Human listeriosis caused by Listeria ivanovii.

Guillet C, Join-Lambert O, Le Monnier A, Leclercq A, Mechaï F, Mamzer-Bruneel MF, Bielecka MK, Scortti M, Disson O, Berche P, Vazquez-Boland J, Lortholary O, Lecuit M - Emerging Infect. Dis. (2010)

Characterization of the Listeria ivanovii subsp. ivanovii isolates from a 55-year-old man with gastroenteritis and bacteremia. A) The 4 isolates, 07/00250, 07/00251, and 07/00252 from blood, and 07/00253 from feces, were analyzed by pulsed-field gel electrophoresis (PFGE) with ApaI and SmaI restriction enzymes (9). The L. ivanovii subsp. ivanovii type strain American Type Culture Collection (ATCC) 19119 was used as control. Profiles were compared according to band positions by using the Dice coefficient and were clustered by using unweighted pair–group method averages. Criterion of dissimilarity = 1 band difference (maximum position tolerance 1.5%). B) L. ivanovii–specific virulence locus LIPI-2 and its phenotypic marker (sphingomyelinase production as shown by a CAMP-like test with an indicator strain of Rhodococcus equi on sheep blood agar). Left, genetic structure of LIPI-2. Arrowheads indicate positions of the oligonucleotide primers used in the 19 intragenic and intergenic PCRs to map the locus in the isolates; arrows represent genes (those belonging to LIPI-2 are gray, the sphingomyelinase gene is black, and flanking genes from the core listerial genome are white) (10). Right, typical shovel-shaped synergistic hemolysis reactions caused by L. ivanovii sphingomyelinase in the presence of R. equi cholesterol oxidase compared with the negative reaction given by L. monocytogenes (Lm). C) Invasion (gentamicin protection) assays in bovine (Madin-Darby bovine kidney) and human (HeLa) epithelial cells. The human isolates were compared with ruminant isolates ATCC 19119, PAM 55, and PAM 19 and with the L. monocytogenes strain P14A. Error bars indicate SEM of at least 2 duplicate experiments.
© Copyright Policy
Related In: Results  -  Collection

Show All Figures
getmorefigures.php?uid=PMC2874378&req=5

Figure 1: Characterization of the Listeria ivanovii subsp. ivanovii isolates from a 55-year-old man with gastroenteritis and bacteremia. A) The 4 isolates, 07/00250, 07/00251, and 07/00252 from blood, and 07/00253 from feces, were analyzed by pulsed-field gel electrophoresis (PFGE) with ApaI and SmaI restriction enzymes (9). The L. ivanovii subsp. ivanovii type strain American Type Culture Collection (ATCC) 19119 was used as control. Profiles were compared according to band positions by using the Dice coefficient and were clustered by using unweighted pair–group method averages. Criterion of dissimilarity = 1 band difference (maximum position tolerance 1.5%). B) L. ivanovii–specific virulence locus LIPI-2 and its phenotypic marker (sphingomyelinase production as shown by a CAMP-like test with an indicator strain of Rhodococcus equi on sheep blood agar). Left, genetic structure of LIPI-2. Arrowheads indicate positions of the oligonucleotide primers used in the 19 intragenic and intergenic PCRs to map the locus in the isolates; arrows represent genes (those belonging to LIPI-2 are gray, the sphingomyelinase gene is black, and flanking genes from the core listerial genome are white) (10). Right, typical shovel-shaped synergistic hemolysis reactions caused by L. ivanovii sphingomyelinase in the presence of R. equi cholesterol oxidase compared with the negative reaction given by L. monocytogenes (Lm). C) Invasion (gentamicin protection) assays in bovine (Madin-Darby bovine kidney) and human (HeLa) epithelial cells. The human isolates were compared with ruminant isolates ATCC 19119, PAM 55, and PAM 19 and with the L. monocytogenes strain P14A. Error bars indicate SEM of at least 2 duplicate experiments.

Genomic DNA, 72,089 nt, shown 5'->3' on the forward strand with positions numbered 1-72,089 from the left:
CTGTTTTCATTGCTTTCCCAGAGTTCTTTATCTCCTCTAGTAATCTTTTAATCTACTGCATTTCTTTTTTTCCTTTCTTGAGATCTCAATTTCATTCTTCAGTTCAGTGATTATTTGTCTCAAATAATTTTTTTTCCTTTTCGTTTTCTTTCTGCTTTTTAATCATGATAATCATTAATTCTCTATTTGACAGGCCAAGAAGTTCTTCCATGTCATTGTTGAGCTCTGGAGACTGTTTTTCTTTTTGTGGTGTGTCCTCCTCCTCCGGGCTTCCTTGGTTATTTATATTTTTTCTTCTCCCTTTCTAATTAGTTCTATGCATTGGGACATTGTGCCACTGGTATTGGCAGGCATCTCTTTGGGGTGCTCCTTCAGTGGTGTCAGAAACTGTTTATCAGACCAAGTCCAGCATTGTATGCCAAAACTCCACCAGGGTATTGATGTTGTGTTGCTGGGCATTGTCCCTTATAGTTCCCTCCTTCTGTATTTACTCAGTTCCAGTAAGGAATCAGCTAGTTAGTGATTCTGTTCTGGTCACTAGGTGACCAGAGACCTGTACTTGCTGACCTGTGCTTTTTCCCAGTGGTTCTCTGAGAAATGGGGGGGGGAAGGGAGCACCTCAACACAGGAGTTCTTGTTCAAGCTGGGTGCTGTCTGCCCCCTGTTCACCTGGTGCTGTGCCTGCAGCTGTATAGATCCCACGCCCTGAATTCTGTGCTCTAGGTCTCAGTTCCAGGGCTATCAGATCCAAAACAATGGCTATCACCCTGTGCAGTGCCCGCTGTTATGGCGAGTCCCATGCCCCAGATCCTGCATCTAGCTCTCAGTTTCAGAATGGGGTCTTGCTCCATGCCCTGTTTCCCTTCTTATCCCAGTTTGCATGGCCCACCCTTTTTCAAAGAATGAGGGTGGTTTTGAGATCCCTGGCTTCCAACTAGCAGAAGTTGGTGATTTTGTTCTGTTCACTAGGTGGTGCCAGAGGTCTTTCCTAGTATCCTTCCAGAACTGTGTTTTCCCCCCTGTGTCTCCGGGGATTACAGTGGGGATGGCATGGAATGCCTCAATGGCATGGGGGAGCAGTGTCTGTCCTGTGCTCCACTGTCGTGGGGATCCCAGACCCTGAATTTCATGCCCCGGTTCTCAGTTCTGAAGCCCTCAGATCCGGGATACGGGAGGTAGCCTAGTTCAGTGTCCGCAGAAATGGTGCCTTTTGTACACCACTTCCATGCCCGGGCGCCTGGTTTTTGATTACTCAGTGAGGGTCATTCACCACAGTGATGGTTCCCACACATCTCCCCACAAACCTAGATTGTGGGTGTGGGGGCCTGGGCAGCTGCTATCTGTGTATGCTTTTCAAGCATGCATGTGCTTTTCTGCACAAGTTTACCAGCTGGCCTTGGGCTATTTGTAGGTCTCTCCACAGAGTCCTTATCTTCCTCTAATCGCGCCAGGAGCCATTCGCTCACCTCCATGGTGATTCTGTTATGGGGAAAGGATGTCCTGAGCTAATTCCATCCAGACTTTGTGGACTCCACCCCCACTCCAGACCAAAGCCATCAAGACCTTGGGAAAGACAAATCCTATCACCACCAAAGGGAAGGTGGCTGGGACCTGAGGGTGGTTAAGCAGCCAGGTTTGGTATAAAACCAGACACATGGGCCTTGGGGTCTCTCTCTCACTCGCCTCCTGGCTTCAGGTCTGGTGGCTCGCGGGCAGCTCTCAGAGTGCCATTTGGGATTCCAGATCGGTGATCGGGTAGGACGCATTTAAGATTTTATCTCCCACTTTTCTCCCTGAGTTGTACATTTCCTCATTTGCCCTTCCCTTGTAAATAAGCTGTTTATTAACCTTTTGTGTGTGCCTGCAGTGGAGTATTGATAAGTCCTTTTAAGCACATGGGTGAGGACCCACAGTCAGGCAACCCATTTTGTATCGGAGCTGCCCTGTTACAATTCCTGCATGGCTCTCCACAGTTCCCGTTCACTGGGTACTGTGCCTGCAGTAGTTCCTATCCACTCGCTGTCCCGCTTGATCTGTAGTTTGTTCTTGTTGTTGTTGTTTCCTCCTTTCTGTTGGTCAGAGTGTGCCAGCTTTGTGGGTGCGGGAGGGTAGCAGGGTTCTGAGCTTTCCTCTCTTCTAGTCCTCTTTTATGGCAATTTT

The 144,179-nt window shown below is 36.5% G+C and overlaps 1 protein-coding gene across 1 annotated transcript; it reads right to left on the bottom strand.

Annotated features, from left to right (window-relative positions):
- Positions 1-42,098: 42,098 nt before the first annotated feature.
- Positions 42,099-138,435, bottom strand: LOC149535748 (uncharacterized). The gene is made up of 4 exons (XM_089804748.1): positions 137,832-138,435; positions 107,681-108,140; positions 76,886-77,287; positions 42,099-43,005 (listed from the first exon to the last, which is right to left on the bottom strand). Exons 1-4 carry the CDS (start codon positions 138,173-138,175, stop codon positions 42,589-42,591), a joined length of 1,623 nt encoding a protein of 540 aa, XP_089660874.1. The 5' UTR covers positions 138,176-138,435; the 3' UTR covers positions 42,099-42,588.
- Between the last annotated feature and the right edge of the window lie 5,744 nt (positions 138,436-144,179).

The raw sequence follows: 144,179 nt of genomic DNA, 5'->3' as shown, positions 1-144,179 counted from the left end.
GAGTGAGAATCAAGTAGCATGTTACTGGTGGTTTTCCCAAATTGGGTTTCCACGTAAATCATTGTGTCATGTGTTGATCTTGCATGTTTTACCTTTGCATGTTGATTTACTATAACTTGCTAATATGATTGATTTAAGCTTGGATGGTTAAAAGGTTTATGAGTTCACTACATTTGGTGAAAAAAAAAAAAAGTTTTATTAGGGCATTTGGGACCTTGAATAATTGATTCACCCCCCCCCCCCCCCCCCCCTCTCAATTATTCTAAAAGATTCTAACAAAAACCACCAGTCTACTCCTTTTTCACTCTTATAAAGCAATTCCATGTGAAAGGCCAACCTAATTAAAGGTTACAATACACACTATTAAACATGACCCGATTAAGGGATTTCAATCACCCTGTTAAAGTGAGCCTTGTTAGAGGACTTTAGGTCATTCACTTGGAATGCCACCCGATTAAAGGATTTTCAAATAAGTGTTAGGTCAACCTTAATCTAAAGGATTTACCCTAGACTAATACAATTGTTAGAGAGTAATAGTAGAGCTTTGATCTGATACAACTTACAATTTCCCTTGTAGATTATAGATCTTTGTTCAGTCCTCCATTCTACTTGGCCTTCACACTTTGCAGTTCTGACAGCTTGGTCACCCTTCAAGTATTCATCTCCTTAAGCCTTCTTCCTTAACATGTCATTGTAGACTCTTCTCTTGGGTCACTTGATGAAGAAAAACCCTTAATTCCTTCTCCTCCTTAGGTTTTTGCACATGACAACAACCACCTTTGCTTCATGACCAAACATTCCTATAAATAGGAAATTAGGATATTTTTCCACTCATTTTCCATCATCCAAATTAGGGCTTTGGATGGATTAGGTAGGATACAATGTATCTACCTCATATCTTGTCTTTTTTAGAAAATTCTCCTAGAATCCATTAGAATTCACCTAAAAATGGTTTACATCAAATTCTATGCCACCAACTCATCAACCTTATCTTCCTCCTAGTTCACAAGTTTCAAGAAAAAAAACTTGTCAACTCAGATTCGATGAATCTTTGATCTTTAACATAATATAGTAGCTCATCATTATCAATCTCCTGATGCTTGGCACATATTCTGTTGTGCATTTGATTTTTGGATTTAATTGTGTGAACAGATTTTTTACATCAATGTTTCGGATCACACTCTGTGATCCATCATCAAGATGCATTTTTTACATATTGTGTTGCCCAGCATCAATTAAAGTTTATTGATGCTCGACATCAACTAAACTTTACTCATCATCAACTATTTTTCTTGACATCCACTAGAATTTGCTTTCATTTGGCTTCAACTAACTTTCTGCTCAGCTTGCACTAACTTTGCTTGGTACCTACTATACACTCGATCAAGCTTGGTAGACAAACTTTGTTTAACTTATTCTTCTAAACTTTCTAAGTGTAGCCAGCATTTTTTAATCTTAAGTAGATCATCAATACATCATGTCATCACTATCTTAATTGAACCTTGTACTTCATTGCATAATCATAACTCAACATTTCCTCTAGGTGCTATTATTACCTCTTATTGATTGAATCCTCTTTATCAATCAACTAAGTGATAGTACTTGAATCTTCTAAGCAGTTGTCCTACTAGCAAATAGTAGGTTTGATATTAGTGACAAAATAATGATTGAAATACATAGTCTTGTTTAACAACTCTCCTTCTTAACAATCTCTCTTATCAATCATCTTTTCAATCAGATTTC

Mentions: The 3 isolates from blood and 1 from feces were referred to the French National Reference Centre for Listeria (Institut Pasteur, Paris, France). All were identified as L. ivanovii subsp. ivanovii and belonged to L. ivanovii–specific serovar 5. They showed identical profiles by pulsed-field gel electrophoresis (Figure, panel A). Agar diffusion test results were as expected for Listeria spp.: susceptible to amoxicillin and gentamicin; resistant to third-generation cephalosporins, clindamycin, and aztreonam (2). Contrary to L. monocytogenes, which is naturally resistant to fosfomycin in vitro (9), all isolates were susceptible to fosfomycin in vitro, as previously reported (2).

Bottom Line: Two species of Listeria are pathogenic; L. monocytogenes infects humans and animals, and L. ivanovii has been considered to infect ruminants only.This isolate was indistinguishable from prototypic ruminant strains.L. ivanovii is thus an enteric opportunistic human pathogen.

View Article: PubMed Central - PubMed

Affiliation: Universite Paris Descartes, Paris, France.

ABSTRACT
Two species of Listeria are pathogenic; L. monocytogenes infects humans and animals, and L. ivanovii has been considered to infect ruminants only. We report L. ivanovii-associated gastroenteritis and bacteremia in a man. This isolate was indistinguishable from prototypic ruminant strains. L. ivanovii is thus an enteric opportunistic human pathogen.

Show MeSH
Related in: MedlinePlus